Credit — lending between market players — is to the financial markets what motor oil is to car engines. The ability to raise cash on short notice, which is what people mean when they talk about “liquidity,” is an essential lubricant for the markets, and for the economy as a whole.
But liquidity has been drying up. Some credit markets have effectively closed up shop. Interest rates in other markets — like the London market, in which banks lend to each other — have risen even as interest rates on U.S. government debt, which is still considered safe, have plunged.
Many innocent players are going to get caught up in this. Banks which made stupid loans will panic and refuse to make good ones, or won't be in a position to. During the in the aftermath of the junk bond collapse in 1991 a business associate of mine had his line of credit cancelled. My friend was a VAR selling almost entirely to the federal government. His receivables were in the form of federal purchase orders, as safe as you can get short of currency. He could not bid on business without the ability to buy inventory on credit, so he had to turn away millions of dollars in business. There were many situations like this in 1991 and there will be even more in 2008.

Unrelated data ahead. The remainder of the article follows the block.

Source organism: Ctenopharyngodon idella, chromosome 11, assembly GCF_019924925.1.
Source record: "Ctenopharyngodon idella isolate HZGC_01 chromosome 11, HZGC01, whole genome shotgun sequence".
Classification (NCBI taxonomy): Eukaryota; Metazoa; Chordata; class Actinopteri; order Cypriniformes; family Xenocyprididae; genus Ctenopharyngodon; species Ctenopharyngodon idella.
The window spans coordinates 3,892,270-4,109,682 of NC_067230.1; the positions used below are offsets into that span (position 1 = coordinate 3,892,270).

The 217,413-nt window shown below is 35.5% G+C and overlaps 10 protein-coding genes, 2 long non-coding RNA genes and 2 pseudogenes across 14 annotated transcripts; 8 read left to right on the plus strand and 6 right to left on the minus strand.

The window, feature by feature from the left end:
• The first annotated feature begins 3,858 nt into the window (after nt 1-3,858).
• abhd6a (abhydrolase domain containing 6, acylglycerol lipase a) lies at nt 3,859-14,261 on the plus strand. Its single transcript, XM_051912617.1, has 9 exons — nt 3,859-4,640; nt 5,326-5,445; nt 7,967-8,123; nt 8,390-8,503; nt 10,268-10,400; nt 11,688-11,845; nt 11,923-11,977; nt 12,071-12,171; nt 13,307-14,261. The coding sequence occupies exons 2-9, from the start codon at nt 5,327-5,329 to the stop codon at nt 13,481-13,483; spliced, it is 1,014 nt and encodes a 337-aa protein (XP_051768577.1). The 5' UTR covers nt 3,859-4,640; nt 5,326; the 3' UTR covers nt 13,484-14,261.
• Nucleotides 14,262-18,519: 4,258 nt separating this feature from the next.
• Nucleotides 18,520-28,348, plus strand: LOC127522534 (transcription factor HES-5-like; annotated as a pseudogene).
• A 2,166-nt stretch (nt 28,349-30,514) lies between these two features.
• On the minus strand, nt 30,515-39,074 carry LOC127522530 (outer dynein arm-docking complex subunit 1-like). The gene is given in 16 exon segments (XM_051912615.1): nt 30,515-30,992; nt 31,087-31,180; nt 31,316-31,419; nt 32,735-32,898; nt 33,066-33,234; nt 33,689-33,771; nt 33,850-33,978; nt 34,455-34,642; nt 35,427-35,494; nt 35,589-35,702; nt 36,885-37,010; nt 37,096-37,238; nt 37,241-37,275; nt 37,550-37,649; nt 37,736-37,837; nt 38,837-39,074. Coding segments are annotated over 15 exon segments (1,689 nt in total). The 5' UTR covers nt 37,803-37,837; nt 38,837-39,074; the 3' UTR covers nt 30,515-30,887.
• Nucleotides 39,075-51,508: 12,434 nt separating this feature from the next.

What is truly sickening about this is that so many saw it coming and tried to raise the alarm. It does not speak well of our national discourse and political culture that we allowed it to happen.